Ugandan youth group takes Tropical Agriculture Platform Common Framework to local communitiesGIANT
Upon returning to his home country—Uganda, Allan Ahimbisibwe, a beneficiary of the training of Trainers (ToT) on integration of the Tropical Agriculture Platform (TAP) Common Framework (CF) into NARIs and farmer organisations, incorporated lessons learnt in the ToT into training modules for farmers under Spark Africa Youth Initiatives, where he is the Chief Executive Officer.
A partnership that works
ASARECA in collaboration with FAO facilitated two Training of Trainers (ToT) workshops to support the integration of TAP into ASARECA member NARIs and farmer organisations. The trainings held in March and July 2021 attended by 50 participants, was funded by the European Union under the CAADP-XP4 Project. The selected cohort of trainers who have now been constituted into a database of trainers included researchers, directors of research, private sector actors, and farmer organizations from eight ASARECA countries: Burundi, Cameroon, Central African Republic, Democratic Republic of Congo, Madagascar, Republic of Congo, Uganda, and Kenya. This training produced certified ToTs.
What AIS entails
Specifically, ToTs received knowledge on the Agricultural Innovation System (AIS) concepts, identification of innovations and challenges in implementing AIS, innovations for value addition, making fertilisers and pesticides using locally available materials, and value chain dynamics. Subsequently, the participants developed action plans for promoting functional capacity development at their workstations. A number of beneficiaries have since reported progress in implementing their action plans back home.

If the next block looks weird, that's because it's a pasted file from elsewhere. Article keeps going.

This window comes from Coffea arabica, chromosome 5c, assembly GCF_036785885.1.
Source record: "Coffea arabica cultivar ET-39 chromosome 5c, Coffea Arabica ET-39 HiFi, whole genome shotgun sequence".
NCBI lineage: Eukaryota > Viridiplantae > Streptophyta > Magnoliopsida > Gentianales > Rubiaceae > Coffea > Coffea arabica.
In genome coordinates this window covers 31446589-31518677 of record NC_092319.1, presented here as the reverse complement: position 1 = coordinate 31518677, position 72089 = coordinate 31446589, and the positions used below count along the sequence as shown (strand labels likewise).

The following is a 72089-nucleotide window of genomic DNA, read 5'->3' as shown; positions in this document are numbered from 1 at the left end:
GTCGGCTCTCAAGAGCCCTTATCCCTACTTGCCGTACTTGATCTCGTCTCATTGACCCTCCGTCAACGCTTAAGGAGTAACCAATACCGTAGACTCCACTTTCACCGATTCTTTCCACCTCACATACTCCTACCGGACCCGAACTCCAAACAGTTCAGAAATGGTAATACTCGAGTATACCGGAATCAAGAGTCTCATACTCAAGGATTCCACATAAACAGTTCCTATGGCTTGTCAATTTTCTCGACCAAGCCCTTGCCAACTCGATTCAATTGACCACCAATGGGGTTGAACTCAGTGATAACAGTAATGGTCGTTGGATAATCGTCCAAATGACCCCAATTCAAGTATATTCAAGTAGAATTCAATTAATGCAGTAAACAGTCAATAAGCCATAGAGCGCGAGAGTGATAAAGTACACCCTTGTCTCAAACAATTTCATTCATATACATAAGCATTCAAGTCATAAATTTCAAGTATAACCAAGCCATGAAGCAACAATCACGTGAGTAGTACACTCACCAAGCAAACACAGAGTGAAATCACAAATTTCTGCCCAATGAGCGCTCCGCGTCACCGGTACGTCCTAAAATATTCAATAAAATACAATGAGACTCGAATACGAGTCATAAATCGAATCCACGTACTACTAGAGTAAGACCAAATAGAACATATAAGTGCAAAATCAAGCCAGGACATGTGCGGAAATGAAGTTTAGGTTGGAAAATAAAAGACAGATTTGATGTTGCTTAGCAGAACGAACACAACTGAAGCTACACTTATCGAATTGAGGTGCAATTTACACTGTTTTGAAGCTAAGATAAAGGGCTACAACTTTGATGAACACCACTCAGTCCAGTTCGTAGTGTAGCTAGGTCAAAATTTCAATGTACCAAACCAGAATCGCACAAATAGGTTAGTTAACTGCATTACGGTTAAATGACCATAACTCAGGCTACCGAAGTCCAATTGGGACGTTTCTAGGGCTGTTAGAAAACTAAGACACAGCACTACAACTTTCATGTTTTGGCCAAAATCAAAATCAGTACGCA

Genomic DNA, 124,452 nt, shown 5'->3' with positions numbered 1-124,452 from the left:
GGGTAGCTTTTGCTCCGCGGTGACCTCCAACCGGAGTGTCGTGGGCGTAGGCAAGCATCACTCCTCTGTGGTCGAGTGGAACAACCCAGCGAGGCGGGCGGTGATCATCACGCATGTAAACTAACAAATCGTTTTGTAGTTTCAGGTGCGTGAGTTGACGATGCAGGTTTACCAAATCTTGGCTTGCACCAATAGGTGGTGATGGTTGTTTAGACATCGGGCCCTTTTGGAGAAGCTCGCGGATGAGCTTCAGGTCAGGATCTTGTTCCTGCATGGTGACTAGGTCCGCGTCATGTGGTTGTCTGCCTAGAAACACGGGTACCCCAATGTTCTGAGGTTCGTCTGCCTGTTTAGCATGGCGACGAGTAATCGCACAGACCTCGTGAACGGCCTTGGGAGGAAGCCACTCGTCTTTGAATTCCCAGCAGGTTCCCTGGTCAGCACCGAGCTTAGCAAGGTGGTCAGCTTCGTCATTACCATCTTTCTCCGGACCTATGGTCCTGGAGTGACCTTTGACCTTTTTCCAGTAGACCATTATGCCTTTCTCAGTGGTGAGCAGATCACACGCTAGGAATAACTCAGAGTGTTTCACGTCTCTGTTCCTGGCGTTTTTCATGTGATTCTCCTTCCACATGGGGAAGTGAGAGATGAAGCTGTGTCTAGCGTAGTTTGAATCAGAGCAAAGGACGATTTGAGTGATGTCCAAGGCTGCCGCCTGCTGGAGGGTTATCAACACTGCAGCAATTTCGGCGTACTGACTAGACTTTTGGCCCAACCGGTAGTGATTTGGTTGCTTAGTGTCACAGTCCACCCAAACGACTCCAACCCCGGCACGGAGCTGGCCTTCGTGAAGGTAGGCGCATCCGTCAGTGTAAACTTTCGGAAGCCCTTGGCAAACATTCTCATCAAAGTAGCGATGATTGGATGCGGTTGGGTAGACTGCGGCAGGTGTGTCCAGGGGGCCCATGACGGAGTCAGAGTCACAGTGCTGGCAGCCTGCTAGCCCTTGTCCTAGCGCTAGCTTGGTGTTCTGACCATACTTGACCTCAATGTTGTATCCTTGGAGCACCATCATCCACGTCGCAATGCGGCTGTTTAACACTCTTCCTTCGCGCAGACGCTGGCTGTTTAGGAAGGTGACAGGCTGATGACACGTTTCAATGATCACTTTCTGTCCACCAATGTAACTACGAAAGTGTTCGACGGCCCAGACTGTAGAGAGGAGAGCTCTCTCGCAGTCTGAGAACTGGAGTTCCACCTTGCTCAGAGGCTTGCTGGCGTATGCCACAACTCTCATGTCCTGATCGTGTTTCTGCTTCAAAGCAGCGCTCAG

Through this action, ASARECA and the NARIs have built a common pool of experts in the NARS who are now enhancing the utilisation of AIS tools and approaches among researchers, farmer organisations and other stakeholders. Following the training, a number of farmers have been reported to have adopted the TAP principles in running their activities as agri-businesses. Some farmers have started producing organic fertilisers and pesticides, which they sell to fellow farmers for extra income. Others have ventured into making yoghurt locally.
Youth group adopts
Spark Africa is a youth-led Agribusiness Company in Wakiso, near Kampala, that empowers farmers to access agricultural information and professional services. Some of the activities that Spark is involved in include seed processing, making organic fertilisers and insecticides, farm planning and design, soil sampling and testing, farm management and supervision, smart backyard gardening, rabbit cage set up, livestock and greenhouse setup.
Mr. Ahimbisibwe conducted a ToT of 30 youth farmer leaders in urban vegetable farming, making organic fertilisers, and pesticides in August 2022. The training focused on using materials such as animal urine, plant leaves, charcoal dust, wood ash, chili, onions, eggshells, and garlic to make organic fertilisers.
In addition, farmers were taken through a systematic process of making yoghurt. This was meant to help them take care of the nutritional needs of their children and family members. The TAP innovation is a modest contribution to the company, which has since 2017 trained over 10,000 farmers mainly youth and women in climate-smart agricultural practices in Uganda. Through these efforts, 100 urban organic gardens have been set up for farmers in their homes so far.